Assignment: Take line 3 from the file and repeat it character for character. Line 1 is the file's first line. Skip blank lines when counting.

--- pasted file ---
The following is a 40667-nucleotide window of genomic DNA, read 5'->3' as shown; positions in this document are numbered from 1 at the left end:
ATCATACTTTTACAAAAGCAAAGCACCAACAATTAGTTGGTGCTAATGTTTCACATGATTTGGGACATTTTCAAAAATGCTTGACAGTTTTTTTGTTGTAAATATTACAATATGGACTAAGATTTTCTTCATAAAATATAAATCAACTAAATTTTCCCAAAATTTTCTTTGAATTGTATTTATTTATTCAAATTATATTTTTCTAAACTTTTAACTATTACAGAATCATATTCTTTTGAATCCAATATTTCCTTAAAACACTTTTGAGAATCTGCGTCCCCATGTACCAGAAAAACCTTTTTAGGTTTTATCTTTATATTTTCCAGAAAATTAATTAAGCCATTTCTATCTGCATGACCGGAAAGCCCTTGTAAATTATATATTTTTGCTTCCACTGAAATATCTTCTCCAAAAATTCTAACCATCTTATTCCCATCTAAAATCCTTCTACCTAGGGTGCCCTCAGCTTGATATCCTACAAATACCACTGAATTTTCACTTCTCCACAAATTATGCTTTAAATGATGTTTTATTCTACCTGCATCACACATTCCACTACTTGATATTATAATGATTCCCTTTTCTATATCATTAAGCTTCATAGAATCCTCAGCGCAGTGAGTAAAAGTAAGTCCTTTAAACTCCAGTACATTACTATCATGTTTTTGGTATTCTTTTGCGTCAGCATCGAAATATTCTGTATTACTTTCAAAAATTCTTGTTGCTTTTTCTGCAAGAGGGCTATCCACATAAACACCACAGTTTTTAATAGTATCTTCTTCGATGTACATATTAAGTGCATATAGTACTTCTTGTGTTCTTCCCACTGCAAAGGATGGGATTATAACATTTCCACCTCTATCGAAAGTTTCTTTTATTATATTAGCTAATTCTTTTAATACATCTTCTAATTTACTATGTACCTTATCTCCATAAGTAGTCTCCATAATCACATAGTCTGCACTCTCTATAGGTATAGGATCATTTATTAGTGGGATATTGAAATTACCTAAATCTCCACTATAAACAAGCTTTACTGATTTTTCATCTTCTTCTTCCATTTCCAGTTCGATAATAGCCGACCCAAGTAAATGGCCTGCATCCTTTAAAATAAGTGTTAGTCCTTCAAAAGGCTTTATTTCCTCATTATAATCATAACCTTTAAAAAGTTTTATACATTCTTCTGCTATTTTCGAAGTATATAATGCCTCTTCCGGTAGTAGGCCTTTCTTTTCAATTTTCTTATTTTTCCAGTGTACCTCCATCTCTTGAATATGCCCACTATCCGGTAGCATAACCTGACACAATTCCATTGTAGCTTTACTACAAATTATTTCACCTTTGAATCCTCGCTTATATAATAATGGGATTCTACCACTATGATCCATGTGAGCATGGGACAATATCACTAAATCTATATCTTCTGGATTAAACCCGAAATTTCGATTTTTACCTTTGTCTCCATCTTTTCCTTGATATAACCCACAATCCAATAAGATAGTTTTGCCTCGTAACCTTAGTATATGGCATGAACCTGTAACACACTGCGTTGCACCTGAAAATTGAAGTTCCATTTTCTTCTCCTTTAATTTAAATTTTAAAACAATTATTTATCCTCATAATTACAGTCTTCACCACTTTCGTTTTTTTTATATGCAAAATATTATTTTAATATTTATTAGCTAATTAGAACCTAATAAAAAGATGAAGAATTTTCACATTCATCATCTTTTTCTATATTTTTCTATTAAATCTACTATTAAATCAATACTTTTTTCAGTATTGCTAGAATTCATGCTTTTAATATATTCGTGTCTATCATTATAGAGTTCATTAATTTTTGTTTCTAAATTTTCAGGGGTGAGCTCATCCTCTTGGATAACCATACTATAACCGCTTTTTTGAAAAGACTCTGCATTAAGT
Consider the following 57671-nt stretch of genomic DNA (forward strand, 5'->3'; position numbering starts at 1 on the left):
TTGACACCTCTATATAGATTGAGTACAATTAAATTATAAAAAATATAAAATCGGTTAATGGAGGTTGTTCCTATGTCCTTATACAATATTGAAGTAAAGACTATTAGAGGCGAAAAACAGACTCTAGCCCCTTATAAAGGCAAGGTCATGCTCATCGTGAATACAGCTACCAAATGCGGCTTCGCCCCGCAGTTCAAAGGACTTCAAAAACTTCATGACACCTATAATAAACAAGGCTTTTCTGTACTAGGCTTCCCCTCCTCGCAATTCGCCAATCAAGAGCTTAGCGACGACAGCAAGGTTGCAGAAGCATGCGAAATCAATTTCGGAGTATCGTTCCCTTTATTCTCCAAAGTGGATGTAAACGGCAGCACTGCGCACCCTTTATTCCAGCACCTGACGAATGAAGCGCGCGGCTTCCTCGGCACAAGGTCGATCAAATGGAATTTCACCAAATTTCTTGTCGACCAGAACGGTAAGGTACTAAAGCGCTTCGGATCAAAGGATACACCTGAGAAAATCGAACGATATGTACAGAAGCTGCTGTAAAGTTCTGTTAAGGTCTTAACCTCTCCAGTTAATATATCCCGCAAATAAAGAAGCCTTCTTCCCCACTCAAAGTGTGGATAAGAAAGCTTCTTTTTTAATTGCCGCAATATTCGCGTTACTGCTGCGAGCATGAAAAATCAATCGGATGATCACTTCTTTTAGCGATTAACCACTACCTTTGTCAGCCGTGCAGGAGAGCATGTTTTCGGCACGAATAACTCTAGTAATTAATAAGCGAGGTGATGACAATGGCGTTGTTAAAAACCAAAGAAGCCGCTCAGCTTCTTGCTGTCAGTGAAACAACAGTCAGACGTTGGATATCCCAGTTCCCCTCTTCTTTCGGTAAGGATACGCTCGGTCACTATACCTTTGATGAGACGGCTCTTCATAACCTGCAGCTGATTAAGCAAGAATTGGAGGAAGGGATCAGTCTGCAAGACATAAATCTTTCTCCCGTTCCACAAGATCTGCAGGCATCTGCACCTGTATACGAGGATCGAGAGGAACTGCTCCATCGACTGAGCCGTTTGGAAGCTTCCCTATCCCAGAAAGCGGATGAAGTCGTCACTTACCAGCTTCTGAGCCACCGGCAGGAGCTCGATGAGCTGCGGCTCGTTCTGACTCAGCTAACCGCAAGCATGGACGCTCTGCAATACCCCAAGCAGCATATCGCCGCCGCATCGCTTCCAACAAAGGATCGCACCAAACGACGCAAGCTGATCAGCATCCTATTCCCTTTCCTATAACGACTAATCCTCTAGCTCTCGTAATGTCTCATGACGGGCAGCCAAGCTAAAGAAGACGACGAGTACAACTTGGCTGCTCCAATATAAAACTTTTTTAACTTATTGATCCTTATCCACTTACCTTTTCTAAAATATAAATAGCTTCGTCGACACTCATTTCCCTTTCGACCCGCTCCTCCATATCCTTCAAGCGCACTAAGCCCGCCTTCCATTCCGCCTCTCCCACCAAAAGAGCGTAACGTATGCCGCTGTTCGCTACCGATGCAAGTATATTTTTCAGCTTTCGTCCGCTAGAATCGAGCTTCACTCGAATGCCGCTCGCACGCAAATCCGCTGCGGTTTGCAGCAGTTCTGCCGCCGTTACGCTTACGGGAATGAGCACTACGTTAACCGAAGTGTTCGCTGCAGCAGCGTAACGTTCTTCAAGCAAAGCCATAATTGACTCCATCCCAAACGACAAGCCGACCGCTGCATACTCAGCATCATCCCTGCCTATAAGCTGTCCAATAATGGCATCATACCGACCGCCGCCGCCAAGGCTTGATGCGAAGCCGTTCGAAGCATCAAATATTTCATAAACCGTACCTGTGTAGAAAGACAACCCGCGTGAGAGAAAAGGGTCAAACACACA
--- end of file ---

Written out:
Consider the following 57671-nt stretch of genomic DNA (forward strand, 5'->3'; position numbering starts at 1 on the left):